Schools are being allowed to choose whether their toilet facilities will be gender neutral under new construction and refurbishment guidelines from the Department of Education.
An updated school design guide states that most toilet facilities in future will include self-contained cubicles with their own doors and communal access to sinks. The illustrations provided in the official design guide shows boys and girls accessing the shared facilities.
A spokesman for the department said it will be a matter of choice for individual schools as to whether these facilities will be mixed sex or categorised as male or female.
The development has prompted a mixed response from the wider school community. Eoin Shinners, principal of Educate Together Secondary School in Limerick, said it was an inclusive step .
He said the school’s new building – due to be completed in 2023 – will include gender neutral toilets. The decision to opt for this was made in consultation with students, parents and the board of management.
“It’s reflective of how society is nowadays and we’re very welcoming of it. There is a mind-shift involved for many people,” he said. “We see it as an inclusive measure. Students will still have a choice to use other standalone toilets if they feel in any way uncomfortable.”
However, some campaigners who are opposed to gender recognition legislation say the move will leave girls feeling unsafe.
Laoise Uí Aodha de Brún said evidence from the UK suggested that some girls were missing school instead of facing “period shaming” from boys. She accused authorities of scrapping single sex toilets without consultation.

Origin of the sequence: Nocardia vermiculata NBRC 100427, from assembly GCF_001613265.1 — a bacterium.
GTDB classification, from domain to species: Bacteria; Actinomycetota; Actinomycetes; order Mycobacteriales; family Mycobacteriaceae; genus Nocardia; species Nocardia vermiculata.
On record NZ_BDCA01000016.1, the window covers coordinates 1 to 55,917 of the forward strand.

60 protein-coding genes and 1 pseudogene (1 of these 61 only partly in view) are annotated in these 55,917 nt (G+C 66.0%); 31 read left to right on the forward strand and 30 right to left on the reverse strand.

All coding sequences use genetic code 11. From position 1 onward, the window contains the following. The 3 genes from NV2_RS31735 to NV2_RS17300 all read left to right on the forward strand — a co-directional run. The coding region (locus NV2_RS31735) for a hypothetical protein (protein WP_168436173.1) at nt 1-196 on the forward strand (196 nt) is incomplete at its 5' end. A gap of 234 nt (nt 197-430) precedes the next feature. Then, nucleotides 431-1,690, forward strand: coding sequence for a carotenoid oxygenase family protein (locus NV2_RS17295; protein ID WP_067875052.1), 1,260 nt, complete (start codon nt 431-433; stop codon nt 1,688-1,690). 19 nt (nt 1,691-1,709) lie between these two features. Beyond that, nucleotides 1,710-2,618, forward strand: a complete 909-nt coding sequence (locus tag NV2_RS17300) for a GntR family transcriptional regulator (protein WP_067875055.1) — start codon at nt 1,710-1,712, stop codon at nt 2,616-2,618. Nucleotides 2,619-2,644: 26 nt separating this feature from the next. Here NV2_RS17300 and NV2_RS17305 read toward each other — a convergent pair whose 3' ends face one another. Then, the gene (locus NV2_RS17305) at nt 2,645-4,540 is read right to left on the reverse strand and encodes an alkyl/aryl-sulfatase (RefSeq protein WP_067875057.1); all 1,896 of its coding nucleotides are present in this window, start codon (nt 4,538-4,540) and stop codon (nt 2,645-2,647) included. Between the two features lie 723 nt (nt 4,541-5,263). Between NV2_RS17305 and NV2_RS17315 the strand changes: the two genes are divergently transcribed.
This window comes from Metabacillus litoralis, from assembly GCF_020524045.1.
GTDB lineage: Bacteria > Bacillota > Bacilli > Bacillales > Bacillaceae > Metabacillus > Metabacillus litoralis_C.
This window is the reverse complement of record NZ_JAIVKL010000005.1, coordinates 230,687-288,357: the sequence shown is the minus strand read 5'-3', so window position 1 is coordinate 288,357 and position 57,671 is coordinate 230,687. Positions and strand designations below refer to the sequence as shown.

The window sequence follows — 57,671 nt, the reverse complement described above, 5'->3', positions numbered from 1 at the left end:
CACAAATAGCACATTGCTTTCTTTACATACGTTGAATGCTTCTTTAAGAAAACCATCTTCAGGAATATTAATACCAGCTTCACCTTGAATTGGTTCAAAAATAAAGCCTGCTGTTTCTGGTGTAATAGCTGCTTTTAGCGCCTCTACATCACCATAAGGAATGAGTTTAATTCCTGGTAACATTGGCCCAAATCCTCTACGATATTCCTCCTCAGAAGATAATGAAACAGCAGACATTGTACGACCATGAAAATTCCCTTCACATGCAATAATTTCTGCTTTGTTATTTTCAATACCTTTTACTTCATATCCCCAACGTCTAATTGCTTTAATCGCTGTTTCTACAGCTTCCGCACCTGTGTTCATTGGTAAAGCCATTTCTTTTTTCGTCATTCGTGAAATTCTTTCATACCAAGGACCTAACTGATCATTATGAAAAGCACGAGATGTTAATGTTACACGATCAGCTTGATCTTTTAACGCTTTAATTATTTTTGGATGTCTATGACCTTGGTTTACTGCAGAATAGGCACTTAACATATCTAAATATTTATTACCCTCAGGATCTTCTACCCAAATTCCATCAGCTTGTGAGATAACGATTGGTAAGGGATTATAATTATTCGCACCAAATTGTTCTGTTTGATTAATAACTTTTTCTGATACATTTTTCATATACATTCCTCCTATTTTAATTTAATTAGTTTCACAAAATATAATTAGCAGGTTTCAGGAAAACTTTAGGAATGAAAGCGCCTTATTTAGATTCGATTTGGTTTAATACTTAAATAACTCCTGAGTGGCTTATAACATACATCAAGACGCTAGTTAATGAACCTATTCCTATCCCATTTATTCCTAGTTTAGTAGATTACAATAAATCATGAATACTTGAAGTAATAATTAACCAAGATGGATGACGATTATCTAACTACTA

The department said it was aware that toilets may be the scene of bullying and the new design – where shared washbasins are visible from the corridor outside – provide for “passive supervision” of these spaces.
“The safety of the pupils must be balanced against the individual dignity and privacy requirements in sanitary facilities,” it said.
“Spacious and well-lit circulation areas designed with visual connectivity to sanitary facilities build a sense of communality.”
It said physical connectivity between these spaces “enhances accessibility and reduces the risk of bullying”.
The department’s school design guide states that the new layout follows an extensive review of recently built schools.
“Lessons learned incorporating feedback from schools, international best practice . . . has resulted in significant review of the design guidance.”
The department said the design of new school sanitary facilities was primarily to ensure they facilitate “all users regardless of ability or disability, to minimise the risk of bullying and to minimise the consumption of water, energy and other consumables”.
The school design guide states that a standalone “unisex” cubicle should be provided close to every toilet block, with separate access from the main toilets.
Mr Shinners said these separate toilets will be available to any student who feels uncomfortable using the gender neutral toilets in the case of the new Educate Together Secondary School.
The design guide states that separate staff/visitor sanitary facilities should be provided close to the main entrance.